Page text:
A*B = A*Basis0 | A*Basis1 | ... | A*Basisn, where each of the results of A times the ith basis vector becomes the ith column of the resulting matrix. Then you can decompose matrix vector multiplication to be each component of the vector times the corresponding basis in the matrix and you add all of those results together. Basically, it makes the code become something super simple like this:


inline v4 operator*(m4 A, v4 B)
{
    v4 Result = {};
    Result = B.x*A.v[0] + B.y*A.v[1] + B.z*A.v[2] + B.w*A.v[3];

    return Result;
}

inline m4 operator*(m4 A, m4 B)
{
    m4 Result = {};

    Result.v[0] = A*B.v[0];
    Result.v[1] = A*B.v[1];
    Result.v[2] = A*B.v[2];
    Result.v[3] = A*B.v[3];
    
    return Result;
}

(v[0-3] are the columns or basis stored in the matrix). This probably isn't the most efficient code for matrix multiplication but its conceptually easy to understand and its not as complicated as other code which has a ton of inner loops and what not.

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I found a blog post on the ryg blog that talks about matrix ordering and he says that whatever algorithm you use for matrix multiplication, it doesn't depend on the ordering of the matrices.
 That's correct. The matrix multiplication operation does not care what is in the matrices. They might not contain basis vecotrs at all, but perhaps weighting of how much you like different ice-cream flavours. Regardless of what kind of mathematical convention you're using (whether you're writing your basis vectors horizontally or vertically), your matrix multiplication function will be implemented the same way.

 

However, your 1D-array-storage convention does matter. e.g. if you have float data[16]; and you write data[2], then is that row-0/column-2, or is it row-2/column-0?

 

Just to clarify though, are the basis vectors in a row order matrix the rows or are they always columns?
That depends on what you mean.

Row-major and column-major ordering generally refer to the computer science topic of how you map a 2D array to a 1D array. This is just an internal detail of your math library of how it decides to store the matrix elements in memory.

 

Row-vectors and column-vectors generally refer to the math topic of whether you're writing vectors horizontally or vertically... This choice actually does affect your math (e.g. do you write projection * view, or view * projection).

 

However, the terms "row major" and "column major" also sometimes get used to describe the mathematical conventions... which makes everything pretty confusing.

If someone is writing their basis vectors in the rows of a matrix, they might sometimes say that it's a "row major matrix" -- here they're talking about their math, not about computer science arrays :(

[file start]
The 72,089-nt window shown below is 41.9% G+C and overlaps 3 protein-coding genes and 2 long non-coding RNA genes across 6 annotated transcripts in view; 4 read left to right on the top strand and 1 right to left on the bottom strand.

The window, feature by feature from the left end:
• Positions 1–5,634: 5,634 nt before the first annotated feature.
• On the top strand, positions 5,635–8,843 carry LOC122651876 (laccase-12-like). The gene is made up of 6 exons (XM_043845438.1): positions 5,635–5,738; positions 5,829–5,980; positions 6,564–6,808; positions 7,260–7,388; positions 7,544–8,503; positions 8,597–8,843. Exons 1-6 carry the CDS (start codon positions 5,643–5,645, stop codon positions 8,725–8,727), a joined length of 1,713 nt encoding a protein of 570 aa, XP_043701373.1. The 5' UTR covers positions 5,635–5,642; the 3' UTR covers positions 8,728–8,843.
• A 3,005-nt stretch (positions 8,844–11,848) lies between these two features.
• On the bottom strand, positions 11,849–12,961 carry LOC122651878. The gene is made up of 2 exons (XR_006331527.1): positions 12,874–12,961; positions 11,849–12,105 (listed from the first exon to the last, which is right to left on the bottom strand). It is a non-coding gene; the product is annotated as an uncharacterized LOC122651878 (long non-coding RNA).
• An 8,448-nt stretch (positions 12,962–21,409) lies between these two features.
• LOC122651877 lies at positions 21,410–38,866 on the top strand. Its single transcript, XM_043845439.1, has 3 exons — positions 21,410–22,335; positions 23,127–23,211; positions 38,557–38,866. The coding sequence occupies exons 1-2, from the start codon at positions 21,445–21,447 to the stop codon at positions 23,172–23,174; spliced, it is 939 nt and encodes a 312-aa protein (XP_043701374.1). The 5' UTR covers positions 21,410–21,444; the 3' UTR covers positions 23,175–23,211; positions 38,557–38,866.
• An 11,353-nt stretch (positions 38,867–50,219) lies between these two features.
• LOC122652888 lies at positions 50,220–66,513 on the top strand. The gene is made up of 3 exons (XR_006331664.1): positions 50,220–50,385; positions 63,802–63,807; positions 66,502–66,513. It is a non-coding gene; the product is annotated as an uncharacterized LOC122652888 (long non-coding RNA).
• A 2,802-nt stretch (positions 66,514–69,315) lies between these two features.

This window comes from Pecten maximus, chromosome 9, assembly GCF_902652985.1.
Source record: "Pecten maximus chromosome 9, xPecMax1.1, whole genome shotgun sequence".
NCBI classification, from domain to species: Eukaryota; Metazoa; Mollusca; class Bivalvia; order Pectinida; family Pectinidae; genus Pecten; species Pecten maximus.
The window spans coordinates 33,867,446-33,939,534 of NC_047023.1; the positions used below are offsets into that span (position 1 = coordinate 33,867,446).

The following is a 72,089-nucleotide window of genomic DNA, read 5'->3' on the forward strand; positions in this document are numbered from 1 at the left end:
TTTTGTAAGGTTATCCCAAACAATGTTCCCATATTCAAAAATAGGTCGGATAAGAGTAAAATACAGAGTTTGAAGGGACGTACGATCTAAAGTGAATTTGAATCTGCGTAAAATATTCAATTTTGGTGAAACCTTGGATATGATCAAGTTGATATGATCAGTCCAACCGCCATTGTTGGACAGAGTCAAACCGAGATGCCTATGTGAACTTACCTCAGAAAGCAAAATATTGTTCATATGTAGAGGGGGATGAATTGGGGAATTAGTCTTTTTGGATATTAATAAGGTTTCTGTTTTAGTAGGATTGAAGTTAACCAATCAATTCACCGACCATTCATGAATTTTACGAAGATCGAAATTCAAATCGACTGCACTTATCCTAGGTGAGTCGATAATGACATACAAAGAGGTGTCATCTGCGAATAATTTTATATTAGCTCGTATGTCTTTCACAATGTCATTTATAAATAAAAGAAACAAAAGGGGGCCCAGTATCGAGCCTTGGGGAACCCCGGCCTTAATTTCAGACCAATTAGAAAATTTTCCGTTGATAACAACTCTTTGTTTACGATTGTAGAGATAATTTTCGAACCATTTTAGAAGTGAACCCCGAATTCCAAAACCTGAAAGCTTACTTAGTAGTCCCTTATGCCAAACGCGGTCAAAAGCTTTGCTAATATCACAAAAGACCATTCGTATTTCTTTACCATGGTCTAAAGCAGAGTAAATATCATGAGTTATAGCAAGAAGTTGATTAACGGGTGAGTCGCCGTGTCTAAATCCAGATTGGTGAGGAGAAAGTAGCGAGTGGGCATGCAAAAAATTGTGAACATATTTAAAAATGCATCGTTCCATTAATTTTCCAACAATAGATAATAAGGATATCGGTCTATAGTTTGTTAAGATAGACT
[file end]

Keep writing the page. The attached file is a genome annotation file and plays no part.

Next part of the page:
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I found a blog post on the ryg blog that talks about matrix ordering and he says that whatever algorithm you use for matrix multiplication, it doesn't depend on the ordering of the matrices.
 That's correct. The matrix multiplication operation does not care what is in the matrices. They might not contain basis vecotrs at all, but perhaps weighting of how much you like different ice-cream flavours. Regardless of what kind of mathematical convention you're using (whether you're writing your basis vectors horizontally or vertically), your matrix multiplication function will be implemented the same way.

 

However, your 1D-array-storage convention does matter. e.g. if you have float data[16]; and you write data[2], then is that row-0/column-2, or is it row-2/column-0?

 

 

 

Just to clarify though, are the basis vectors in a row order matrix the rows or are they always columns?
That depends on what you mean.

Row-major and column-major ordering generally refer to the computer science topic of how you map a 2D array to a 1D array. This is just an internal detail of your math library of how it decides to store the matrix elements in memory.

 

Row-vectors and column-vectors generally refer to the math topic of whether you're writing vectors horizontally or vertically... This choice actually does affect your math (e.g. do you write projection * view, or view * projection).

 

However, the terms "row major" and "column major" also sometimes get used to describe the mathematical conventions... which makes everything pretty confusing.

If someone is writing their basis vectors in the rows of a matrix, they might sometimes say that it's a "row major matrix" -- here they're talking about their math, not about computer science arrays :(

 

 

Okay, thanks for clarifying!!